Student Well-Being

Student Well-Being / Roles of Teachers / Positive or Negative Influence?

Positive or Negative Influence?

Now that you have completed your own chart, compare your examples and interventions with these suggestions:

Needs of Children and Youth

Possible Interventions on the Part of the Teacher that Positively Influence Student Well-Being

Possible Interventions on the Part of the Teacher that Negatively Influence Student Well-Being 

Sense of Belonging

  • Educational structure where children and youth feel included

  • Restoration of family and community-based cultural, traditional practices of childcare, whenever possible

  • Opportunities for children and youth to engage in community and civic affairs

  • Failure to recognize individual children and youth and to help them feel a part of a "learning community" in the class or school

Sense of Control

  • Opportunities for children and youth to complete regular and manageable assignments to promote a sense of accomplishment and give children and youth a sense of control over part of their lives

  • Offer students counseling and other forms of livelihood support

  • Opportunities to apply knowledge and skills to real-life situations

  • Unpredictable and erratic attendance, poor quality of lessons with no planning and continuity

  • Unpredictable and erratic classroom management – with irregular disciplinary methods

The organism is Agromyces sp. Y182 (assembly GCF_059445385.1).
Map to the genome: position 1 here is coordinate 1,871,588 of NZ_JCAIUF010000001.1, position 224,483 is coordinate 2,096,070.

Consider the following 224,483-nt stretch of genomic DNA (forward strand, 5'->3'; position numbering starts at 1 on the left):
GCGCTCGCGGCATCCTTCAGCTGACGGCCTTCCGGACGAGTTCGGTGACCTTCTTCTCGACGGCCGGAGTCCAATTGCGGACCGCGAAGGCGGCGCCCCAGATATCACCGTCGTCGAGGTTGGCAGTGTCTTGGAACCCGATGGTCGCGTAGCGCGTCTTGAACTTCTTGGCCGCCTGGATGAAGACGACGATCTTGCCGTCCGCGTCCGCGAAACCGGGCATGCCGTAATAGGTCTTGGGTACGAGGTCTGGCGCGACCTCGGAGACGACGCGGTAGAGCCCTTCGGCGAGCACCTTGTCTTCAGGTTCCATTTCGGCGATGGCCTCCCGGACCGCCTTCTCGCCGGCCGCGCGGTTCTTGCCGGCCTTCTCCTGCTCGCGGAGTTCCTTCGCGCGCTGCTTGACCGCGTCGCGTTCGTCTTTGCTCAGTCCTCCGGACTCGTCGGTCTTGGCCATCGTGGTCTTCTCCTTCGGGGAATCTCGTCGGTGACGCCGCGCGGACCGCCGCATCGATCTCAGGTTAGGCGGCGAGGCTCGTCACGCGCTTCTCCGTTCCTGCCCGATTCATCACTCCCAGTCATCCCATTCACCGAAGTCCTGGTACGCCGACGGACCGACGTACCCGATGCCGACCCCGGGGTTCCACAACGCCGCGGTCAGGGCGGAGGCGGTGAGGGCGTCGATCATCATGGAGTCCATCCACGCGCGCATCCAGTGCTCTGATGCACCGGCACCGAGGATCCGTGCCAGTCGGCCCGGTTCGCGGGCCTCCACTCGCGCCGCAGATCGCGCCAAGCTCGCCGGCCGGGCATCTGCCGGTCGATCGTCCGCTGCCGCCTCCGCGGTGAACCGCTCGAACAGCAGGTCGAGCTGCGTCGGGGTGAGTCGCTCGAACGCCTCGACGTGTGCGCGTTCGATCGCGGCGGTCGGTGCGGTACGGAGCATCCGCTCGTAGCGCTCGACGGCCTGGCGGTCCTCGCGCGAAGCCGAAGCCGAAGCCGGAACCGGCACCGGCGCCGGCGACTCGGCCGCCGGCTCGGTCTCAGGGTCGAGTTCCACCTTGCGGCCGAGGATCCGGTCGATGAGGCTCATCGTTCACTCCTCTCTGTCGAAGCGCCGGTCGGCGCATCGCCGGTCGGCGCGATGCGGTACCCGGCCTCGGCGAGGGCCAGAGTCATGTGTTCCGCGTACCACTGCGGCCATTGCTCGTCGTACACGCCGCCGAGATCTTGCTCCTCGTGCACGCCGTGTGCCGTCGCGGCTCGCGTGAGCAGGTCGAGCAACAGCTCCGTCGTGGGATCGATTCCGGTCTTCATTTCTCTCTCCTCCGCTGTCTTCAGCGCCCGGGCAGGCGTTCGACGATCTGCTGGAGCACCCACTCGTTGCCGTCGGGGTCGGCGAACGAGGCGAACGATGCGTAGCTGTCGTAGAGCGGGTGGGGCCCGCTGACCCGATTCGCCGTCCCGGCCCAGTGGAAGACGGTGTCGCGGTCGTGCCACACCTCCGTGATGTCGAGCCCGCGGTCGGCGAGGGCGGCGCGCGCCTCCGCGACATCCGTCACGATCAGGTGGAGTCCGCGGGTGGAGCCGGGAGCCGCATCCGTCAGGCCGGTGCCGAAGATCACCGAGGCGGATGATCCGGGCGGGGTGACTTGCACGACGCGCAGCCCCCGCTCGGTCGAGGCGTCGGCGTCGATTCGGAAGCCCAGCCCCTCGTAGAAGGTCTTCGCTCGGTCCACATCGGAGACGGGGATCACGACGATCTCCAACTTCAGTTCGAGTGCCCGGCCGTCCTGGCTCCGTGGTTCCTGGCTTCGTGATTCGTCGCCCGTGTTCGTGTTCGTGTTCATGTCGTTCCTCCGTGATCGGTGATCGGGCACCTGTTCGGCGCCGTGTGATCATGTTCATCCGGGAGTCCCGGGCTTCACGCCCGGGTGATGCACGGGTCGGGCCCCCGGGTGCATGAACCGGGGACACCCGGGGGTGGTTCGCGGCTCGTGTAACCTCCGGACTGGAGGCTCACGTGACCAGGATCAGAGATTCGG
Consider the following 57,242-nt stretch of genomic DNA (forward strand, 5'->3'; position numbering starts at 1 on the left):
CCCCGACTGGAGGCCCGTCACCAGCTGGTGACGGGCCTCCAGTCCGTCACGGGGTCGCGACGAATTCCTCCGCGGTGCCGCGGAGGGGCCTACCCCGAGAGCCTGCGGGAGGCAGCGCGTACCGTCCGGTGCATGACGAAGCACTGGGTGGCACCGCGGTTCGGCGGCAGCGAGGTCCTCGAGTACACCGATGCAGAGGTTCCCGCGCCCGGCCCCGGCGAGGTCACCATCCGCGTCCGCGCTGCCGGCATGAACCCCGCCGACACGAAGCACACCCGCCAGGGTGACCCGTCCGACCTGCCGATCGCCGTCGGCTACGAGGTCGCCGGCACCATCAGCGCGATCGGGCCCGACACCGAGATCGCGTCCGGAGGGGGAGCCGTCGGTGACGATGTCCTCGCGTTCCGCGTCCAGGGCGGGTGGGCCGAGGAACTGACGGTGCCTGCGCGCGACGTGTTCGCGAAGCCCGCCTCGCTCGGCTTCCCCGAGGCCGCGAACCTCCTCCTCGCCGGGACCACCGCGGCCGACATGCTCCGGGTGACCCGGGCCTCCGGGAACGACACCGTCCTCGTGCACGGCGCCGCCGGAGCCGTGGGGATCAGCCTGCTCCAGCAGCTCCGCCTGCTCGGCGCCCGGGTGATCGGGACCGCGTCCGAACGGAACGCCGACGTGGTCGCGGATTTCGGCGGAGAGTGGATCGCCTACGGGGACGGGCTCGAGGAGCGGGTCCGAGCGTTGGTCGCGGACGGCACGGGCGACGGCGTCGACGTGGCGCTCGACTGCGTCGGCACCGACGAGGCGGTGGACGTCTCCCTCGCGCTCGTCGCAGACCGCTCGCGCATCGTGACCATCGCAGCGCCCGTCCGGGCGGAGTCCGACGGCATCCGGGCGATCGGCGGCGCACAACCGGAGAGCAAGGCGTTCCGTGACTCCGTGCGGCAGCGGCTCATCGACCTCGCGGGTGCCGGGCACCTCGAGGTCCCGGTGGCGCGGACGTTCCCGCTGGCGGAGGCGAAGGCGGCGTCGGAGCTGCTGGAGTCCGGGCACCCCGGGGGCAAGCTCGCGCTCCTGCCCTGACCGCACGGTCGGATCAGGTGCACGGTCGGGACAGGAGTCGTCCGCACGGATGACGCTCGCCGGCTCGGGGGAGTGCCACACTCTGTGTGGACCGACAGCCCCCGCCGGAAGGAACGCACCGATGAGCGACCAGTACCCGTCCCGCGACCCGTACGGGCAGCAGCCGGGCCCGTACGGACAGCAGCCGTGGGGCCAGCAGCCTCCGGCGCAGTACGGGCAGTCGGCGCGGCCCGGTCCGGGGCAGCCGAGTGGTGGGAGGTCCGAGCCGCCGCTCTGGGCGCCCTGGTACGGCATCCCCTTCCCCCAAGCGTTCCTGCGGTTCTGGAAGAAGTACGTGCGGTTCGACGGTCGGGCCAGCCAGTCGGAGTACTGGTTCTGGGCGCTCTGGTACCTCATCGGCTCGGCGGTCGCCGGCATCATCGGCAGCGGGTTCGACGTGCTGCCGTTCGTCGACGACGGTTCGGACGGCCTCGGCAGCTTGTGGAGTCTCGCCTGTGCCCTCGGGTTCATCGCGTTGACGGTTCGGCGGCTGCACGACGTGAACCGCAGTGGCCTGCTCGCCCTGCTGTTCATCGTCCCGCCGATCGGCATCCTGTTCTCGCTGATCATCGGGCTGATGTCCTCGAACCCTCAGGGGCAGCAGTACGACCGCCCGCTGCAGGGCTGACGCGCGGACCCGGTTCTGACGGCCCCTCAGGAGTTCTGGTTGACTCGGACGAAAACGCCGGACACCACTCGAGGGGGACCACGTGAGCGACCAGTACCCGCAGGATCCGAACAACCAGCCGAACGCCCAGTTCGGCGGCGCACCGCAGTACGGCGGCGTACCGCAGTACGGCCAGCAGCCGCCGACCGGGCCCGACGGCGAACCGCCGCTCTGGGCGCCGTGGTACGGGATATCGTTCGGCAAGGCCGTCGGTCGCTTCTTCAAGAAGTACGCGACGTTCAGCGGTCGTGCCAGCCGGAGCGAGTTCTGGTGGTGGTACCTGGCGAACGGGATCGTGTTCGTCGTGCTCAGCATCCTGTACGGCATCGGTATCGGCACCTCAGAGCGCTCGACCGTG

Feelings of Self-Worth

  • Opportunities for expression through discussions, drawing, writing, drama, music

  • Recognize, encourage and praise children and youth

  • Derisive or discriminatory comments to individuals or to groups of children and youth

  • Low expectations of different children and youth

  • Scorn and abuse of children and youth who have difficulties in their learning

Relationships with Peers

  • Provide a dependable, interactive routine through school or other organized educational activity

  • Offer group and team activities (e.g., sports, drama) that require cooperation and interdependence and encourage collaborative learning

  • Lessons  (e.g., lecture and question/ answer) that do not engage children and youth in active, collaborative learning

  • Teachers who focus only on subject content and ignore the need of children and youth for life skills, including, for example, conflict resolution

Personal Attachments

  • Recruit teachers who can form appropriate caring relationships with children and who, as leaders in their communities, support families and others to care for children

  • Provide opportunities for social integration and unity by teaching and showing respect for all cultural values, regardless of differing backgrounds

  • Teachers who are cruel, detached and/or unbothered by the children's overall well-being

  • Teachers who teach only from the textbook with no attempts to contextualize or to relate the learning to the lives and culture of the children

Intellectual Stimulation

  • Enhance child development by providing a variety of educational experiences

  • Repetitive lessons and never-changing teaching style that does not engage the students in active learning

Sense of Safety

  • Sign and adhere to a Teacher Code of Conduct

  • Ensure that the physical space is free from weapons, landmines or other risks

  • Using corporal punishment

Questions for Reflection/Discussion:

How did the positive and negative teacher interventions you listed compare with the ones provided in the chart? How can you use the suggestions provided to strengthen student well-being in your context?

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